This video says about itself:
Within the first few hours after hatching a barnacle gosling must make a giant leap from its clifftop nest falling over 400ft in order to reach the ground below.
By Zoë Rohrer:
Quarry Rehabilitation for Cliff-nesting Birds
Posted on 09/09/2015
That natural cliffs offer valuable habitats for many birds is widely recognized and cliffs are often protected. But cliff-nesting birds readily use habitats created by human activities, such as quarries to breed, rest or soar, riding the rising hot air above sunlit slopes. Such areas become more important as natural habitats of many birds are disappearing. But nature managers sometimes undervalue industrial sites as potential habitats. Why?
We continue our theme on land forms following a previous post on geomorphologic design. This time we talk about cliffs and the topic is presented by guest blogger Zoë Rohrer, ecological restoration professional from Spain.
Quarrying involves severe disturbances to the environment and so these areas are often disregarded by environmentalists. But more often the case is that quarries spontaneously evolve over time into areas of great natural value. Also, some species of birds, as well as other fauna, occupy cliffs even during the active life of quarries. For example, eagle owls (Bubo bubo), sand martins (Riparia riparia) and jackdaws (Corvus monedula) can be easily found in active sites. Another example, the black wheatear (Oenanthe leucura) is in decline in Cataluña but recent studies have detected flourishing populations in quarries there (Noguera et al, 2014).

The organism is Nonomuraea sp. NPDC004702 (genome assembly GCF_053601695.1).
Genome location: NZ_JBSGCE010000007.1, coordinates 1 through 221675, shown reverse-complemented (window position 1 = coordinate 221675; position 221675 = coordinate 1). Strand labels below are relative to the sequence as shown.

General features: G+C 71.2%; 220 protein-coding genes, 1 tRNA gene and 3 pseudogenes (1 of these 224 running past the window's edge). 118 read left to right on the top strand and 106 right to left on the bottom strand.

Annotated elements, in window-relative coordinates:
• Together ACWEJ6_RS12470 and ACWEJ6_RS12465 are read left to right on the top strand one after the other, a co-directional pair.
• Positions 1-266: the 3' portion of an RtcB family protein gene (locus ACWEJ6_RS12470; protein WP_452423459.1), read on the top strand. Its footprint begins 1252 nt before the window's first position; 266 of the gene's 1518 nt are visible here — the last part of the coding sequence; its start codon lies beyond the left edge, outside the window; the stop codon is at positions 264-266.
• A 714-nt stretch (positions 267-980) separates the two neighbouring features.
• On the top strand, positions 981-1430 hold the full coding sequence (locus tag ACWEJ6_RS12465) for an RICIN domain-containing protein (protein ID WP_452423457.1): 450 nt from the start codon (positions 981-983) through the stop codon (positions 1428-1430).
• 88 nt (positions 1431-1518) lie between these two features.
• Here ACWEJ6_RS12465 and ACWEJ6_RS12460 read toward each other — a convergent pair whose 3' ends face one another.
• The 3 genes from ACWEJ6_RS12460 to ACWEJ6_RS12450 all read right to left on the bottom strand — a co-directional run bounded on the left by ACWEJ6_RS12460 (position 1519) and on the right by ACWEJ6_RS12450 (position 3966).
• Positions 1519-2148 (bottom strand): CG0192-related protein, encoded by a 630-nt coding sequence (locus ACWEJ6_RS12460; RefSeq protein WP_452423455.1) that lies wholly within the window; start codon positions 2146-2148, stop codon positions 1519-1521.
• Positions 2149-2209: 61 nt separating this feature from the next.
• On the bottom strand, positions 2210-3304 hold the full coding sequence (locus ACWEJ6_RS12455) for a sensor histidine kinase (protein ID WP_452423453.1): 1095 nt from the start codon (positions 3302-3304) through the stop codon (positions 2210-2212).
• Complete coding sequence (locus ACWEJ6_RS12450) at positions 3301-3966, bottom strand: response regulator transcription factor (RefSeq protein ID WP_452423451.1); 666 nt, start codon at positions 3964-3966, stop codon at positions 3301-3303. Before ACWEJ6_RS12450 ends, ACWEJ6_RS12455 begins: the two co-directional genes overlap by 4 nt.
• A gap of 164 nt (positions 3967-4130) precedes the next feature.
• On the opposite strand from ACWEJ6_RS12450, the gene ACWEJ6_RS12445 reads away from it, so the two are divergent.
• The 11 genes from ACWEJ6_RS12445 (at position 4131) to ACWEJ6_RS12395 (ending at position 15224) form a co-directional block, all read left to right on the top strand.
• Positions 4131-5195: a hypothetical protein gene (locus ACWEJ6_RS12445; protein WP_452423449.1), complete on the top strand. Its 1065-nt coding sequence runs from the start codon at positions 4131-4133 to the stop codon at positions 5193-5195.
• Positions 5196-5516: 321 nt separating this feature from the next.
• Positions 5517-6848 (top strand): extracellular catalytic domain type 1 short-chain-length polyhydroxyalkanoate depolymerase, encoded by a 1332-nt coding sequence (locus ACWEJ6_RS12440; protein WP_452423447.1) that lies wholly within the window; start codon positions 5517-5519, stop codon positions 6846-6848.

The “business as usual” approach to mine restoration discourages cliffs as well. Under the influence of old legislation restoration plans often ignore important ecological aspects and valuable habitats are lost. For example, a typical restoration plan aims to eliminate or reduce cliffs, and therefore override any subsequent colonization by rupicolous species as public safety and cliff stability are major concerns in quarry restoration.
Public safety and cliff stability are major concerns in quarry restoration. However, we have the technical knowledge to create stable cliffs. For example, the method known as Talus Royal® consists of “accelerating” the natural weathering of rocks. The result are very stable cliffs, which are visually attractive and integrated into the landscape. Also, the irregular morphology promotes the colonization of flora and fauna. More information on cliff stability and ecological restoration can be found in Martín Duque et al, 2011.
In the mining life cycle the conservation end-use is regarded as a low profit activity, yet creating habitats can be less expensive than other end uses, such as agriculture. In the long run, it offers financial advantages as well. For example it can decrease the cost of post restoration management, since it avoids problems such as erosion. Conservation end-use has other added values as well: it brings biodiversity back, creates aesthetically valued landscapes, and increases public health and quality of life. A very interesting manual with guidelines on promoting rupicoulous species was published by the Spanish Foundation for Cement and Environment (CEMA, 2010).
Creating habitat for cliff-nesting birds should be approached case by case. It is not a universal recipe. But, industrial habitats offer the opportunity to enhance rupicolous birds. Managing quarries to create rocky habitats can be an opportunity to recreate a scarce habitat and to improve local biodiversity.
Zoë Rohrer is a biologist, specialized in Restoration Ecology. She is working on a project regarding the colonization of quarry walls by cliff nesting birds together with the University of Alcalá de Henares and LafargeHolcim. Her objective is to promote a more ecologically centered restoration in the mining industry.